It doesn’t take much to get me feeling festive. The first viewing of the best ever Christmas film, Elf, is the natural starting point. Decorating the tree with the kids and having a glass of sherry with compulsory mince pie also help. But arguably, the icing on the Christmas cake has to be going to see a Pantomime.
Years ago, when I was a child, it was a very rare treat indeed to go to the theatre. My parents could barely afford it, so the few occasions we actually made it were thrilling.
We may have been up in the gods at the Palace Theatre in Manchester, and the performers mere dots on the stage below, but it was the closest thing to magic I had ever experienced.
I still carry that childlike thrill with me, and even though it’s not such a rare treat for my own kids to go to the theatre it’s always a total pleasure for me.
You can imagine my delight at getting the chance to review Cinderella at The Lyric in Hammersmith. I took the kids but yes, I admit it, I was the one who was most excited.
Based in the kingdom of West-Six (W6 geddit?) it’s the traditional tale, but this Cinders has more than the usual set of problems to contend with (no ballgown, no transport, a wicked stepmother) – she also has two left feet.
Julie Atherton (Sister Act), with an incredible singing voice, makes Cinders charming and quirky – very sweet but not sickly.
Another knock-out singer is the versatile Sophia Nomvete who was also in last year’s Lyric pantomime Aladdin. She was kept very busy on stage with two great performances as both the Fairy Godmother and Dandini.
The wonderful actress/comedian and Great British Bake Off presenter Mel Giedroyc (pic below) made a scary but very funny wicked Stepmother. If you want to see someone thoroughly reveling in her role (with much mention of her muffins and baps) this is it – a total joy to watch.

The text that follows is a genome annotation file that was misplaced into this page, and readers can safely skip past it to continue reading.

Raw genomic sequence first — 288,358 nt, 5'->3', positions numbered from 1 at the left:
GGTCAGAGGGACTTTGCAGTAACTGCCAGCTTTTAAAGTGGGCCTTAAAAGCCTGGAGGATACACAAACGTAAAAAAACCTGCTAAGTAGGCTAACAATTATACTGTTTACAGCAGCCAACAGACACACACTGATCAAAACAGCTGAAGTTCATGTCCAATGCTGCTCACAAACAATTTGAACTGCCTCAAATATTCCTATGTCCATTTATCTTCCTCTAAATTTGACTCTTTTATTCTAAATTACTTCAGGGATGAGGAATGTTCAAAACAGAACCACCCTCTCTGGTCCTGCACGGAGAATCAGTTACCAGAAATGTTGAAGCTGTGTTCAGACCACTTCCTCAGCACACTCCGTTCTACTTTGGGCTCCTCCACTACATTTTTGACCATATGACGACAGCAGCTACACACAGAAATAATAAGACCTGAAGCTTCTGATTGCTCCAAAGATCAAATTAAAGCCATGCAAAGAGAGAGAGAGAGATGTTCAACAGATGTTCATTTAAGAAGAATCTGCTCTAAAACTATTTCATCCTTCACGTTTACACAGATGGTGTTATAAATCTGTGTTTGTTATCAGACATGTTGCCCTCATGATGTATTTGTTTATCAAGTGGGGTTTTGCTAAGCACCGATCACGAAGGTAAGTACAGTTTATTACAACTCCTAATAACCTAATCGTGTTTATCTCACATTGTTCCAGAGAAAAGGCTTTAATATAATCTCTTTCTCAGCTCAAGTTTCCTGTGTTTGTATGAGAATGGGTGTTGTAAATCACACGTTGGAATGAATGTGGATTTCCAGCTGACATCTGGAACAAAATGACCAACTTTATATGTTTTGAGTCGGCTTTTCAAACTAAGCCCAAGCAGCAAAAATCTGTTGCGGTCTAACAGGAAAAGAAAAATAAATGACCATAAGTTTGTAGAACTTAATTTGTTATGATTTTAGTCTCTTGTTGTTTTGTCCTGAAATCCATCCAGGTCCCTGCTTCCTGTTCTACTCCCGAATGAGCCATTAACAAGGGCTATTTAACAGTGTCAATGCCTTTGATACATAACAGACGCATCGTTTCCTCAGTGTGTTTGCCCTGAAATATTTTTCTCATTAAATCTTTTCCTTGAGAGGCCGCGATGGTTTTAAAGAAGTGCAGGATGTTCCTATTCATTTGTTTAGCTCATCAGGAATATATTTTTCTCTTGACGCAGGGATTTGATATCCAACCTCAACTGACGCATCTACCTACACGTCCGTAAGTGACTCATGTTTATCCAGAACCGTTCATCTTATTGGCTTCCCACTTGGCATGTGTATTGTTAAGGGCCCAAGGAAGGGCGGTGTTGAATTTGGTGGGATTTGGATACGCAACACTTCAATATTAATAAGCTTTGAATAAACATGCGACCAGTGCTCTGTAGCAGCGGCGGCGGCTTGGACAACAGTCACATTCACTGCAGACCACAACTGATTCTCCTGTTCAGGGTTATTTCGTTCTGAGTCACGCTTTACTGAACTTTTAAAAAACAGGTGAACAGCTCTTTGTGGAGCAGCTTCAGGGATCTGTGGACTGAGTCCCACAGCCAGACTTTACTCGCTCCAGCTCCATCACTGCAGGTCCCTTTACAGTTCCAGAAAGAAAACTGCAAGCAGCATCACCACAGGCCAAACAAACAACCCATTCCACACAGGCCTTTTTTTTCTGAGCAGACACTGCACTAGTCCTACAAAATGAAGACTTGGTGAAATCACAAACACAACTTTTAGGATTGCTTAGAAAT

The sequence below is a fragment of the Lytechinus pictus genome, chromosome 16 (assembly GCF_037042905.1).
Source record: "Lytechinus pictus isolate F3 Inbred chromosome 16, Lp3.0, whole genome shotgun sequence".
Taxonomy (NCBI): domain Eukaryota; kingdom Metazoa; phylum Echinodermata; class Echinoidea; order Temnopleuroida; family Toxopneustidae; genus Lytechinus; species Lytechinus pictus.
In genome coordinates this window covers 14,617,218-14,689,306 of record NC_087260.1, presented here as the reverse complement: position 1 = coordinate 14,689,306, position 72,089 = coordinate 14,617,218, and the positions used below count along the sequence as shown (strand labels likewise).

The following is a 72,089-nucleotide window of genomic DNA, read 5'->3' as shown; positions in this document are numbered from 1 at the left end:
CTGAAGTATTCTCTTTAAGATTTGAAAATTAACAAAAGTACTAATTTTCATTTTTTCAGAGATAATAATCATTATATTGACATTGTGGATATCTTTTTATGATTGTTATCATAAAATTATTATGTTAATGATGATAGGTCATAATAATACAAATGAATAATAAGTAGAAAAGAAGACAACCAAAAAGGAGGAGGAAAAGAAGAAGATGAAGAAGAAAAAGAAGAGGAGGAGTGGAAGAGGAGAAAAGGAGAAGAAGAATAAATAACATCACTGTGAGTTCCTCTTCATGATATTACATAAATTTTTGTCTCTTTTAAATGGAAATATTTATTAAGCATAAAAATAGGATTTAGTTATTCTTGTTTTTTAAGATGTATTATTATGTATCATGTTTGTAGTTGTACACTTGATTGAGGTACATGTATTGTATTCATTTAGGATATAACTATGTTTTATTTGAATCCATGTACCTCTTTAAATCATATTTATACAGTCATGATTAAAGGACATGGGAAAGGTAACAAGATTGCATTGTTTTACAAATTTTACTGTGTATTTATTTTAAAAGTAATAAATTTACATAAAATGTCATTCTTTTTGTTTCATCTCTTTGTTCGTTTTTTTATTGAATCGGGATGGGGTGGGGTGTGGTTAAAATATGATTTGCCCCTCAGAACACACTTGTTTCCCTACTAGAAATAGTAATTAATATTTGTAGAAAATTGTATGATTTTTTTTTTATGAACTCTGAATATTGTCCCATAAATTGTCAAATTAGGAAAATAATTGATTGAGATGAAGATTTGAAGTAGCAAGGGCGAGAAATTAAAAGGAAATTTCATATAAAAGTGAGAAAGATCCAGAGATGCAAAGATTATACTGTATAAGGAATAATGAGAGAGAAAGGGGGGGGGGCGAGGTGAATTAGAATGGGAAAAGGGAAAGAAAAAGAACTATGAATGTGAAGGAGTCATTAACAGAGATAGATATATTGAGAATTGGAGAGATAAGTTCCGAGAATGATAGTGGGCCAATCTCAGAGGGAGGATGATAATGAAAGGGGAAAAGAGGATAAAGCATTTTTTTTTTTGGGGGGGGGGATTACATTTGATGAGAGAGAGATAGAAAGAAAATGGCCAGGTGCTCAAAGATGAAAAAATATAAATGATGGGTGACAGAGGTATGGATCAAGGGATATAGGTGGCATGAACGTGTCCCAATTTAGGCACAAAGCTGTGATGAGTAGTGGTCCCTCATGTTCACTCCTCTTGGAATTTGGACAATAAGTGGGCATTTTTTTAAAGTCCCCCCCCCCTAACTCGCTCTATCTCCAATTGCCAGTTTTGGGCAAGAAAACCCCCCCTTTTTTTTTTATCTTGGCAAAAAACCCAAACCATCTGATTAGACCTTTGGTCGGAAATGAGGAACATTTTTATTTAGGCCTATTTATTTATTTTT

The ever-popular Steven Webb returns once again to The Lyric, this time in the role of Buttons. He produces everything you want from the main narrator/ ‘MC’, a totally assured performance from a very personable actor who knows how to instantly win the audience over and get everyone involved.
Overall it’s a wonderfully strong cast, the step ‘sisters’ Munt and Ugger (Hammed Animashaun and David Ganley) provide the slapstick and ensure there is enough audience participation. The Prince, played in true Hugh Grant style by William Ellis, (currently also to be seen in the new Great Expectations movie as Compeyson) is foppish fun.
Timing is everything and some Panto’s can be rather indulgent bringing too many children onto the stage for too long – a vital ingredient admittedly, but one which can really slow the pace of the show. Fortunately, writers, Joel Harwood and Morgan Lloyd-Malcolm, have got it just right at the Lyric and this section is well-integrated into the drama and it all moves nicely.
With some great voices and tunes, plenty of corny jokes/innuendo and slapstick, and a cast all full of energy and enthusiasm – this show ticks all the boxes.
I loved the fact that it’s for kids and adults – lots of jokes the little ones won’t get (fnaar, fnaar), but offering plenty of childish amusement for the grown-ups.
It had singing, dancing, an audience singalong and sweeties being thrown out too, all classic Panto, marvellous.
If you can’t make this one there will definitely be a Panto at a theatre near you – I hope you get to see it and have as much fun as I did.
Read The Guardian’s Lyn Gardner on why Panto should be taken seriously